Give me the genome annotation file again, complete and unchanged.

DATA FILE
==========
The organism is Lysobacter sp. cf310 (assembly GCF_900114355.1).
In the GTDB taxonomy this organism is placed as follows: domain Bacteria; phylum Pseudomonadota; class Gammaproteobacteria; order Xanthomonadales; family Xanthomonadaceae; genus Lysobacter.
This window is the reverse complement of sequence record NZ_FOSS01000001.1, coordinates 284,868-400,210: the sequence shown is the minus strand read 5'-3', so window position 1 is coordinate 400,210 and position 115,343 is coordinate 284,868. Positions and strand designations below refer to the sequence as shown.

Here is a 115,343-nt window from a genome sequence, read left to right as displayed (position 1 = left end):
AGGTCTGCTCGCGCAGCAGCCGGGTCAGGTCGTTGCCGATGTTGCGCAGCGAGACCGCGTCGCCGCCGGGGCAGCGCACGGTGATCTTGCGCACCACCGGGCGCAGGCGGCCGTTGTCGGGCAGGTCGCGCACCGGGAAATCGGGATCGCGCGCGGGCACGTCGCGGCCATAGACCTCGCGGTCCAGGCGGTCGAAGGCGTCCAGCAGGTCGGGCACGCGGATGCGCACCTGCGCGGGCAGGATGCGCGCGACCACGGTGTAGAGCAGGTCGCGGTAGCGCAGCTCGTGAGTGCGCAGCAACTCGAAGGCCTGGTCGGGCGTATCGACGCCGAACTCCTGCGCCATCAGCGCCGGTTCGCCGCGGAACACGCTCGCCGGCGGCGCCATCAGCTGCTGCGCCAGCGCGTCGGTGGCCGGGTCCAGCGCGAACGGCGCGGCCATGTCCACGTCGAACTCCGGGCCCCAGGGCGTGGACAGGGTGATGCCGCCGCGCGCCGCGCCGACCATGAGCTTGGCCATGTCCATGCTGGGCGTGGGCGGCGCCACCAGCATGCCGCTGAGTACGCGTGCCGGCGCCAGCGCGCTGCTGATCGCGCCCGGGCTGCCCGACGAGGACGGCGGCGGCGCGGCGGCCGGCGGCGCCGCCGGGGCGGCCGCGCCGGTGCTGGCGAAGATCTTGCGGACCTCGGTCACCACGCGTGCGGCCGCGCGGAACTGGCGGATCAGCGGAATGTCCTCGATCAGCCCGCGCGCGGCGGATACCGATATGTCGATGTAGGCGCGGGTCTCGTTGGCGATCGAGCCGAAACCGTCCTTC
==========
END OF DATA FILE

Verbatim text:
The organism is Lysobacter sp. cf310 (assembly GCF_900114355.1).
In the GTDB taxonomy this organism is placed as follows: domain Bacteria; phylum Pseudomonadota; class Gammaproteobacteria; order Xanthomonadales; family Xanthomonadaceae; genus Lysobacter.
This window is the reverse complement of sequence record NZ_FOSS01000001.1, coordinates 284,868-400,210: the sequence shown is the minus strand read 5'-3', so window position 1 is coordinate 400,210 and position 115,343 is coordinate 284,868. Positions and strand designations below refer to the sequence as shown.

Here is a 115,343-nt window from a genome sequence, read left to right as displayed (position 1 = left end):
AGGTCTGCTCGCGCAGCAGCCGGGTCAGGTCGTTGCCGATGTTGCGCAGCGAGACCGCGTCGCCGCCGGGGCAGCGCACGGTGATCTTGCGCACCACCGGGCGCAGGCGGCCGTTGTCGGGCAGGTCGCGCACCGGGAAATCGGGATCGCGCGCGGGCACGTCGCGGCCATAGACCTCGCGGTCCAGGCGGTCGAAGGCGTCCAGCAGGTCGGGCACGCGGATGCGCACCTGCGCGGGCAGGATGCGCGCGACCACGGTGTAGAGCAGGTCGCGGTAGCGCAGCTCGTGAGTGCGCAGCAACTCGAAGGCCTGGTCGGGCGTATCGACGCCGAACTCCTGCGCCATCAGCGCCGGTTCGCCGCGGAACACGCTCGCCGGCGGCGCCATCAGCTGCTGCGCCAGCGCGTCGGTGGCCGGGTCCAGCGCGAACGGCGCGGCCATGTCCACGTCGAACTCCGGGCCCCAGGGCGTGGACAGGGTGATGCCGCCGCGCGCCGCGCCGACCATGAGCTTGGCCATGTCCATGCTGGGCGTGGGCGGCGCCACCAGCATGCCGCTGAGTACGCGTGCCGGCGCCAGCGCGCTGCTGATCGCGCCCGGGCTGCCCGACGAGGACGGCGGCGGCGCGGCGGCCGGCGGCGCCGCCGGGGCGGCCGCGCCGGTGCTGGCGAAGATCTTGCGGACCTCGGTCACCACGCGTGCGGCCGCGCGGAACTGGCGGATCAGCGGAATGTCCTCGATCAGCCCGCGCGCGGCGGATACCGATATGTCGATGTAGGCGCGGGTCTCGTTGGCGATCGAGCCGAAACCGTCCTTC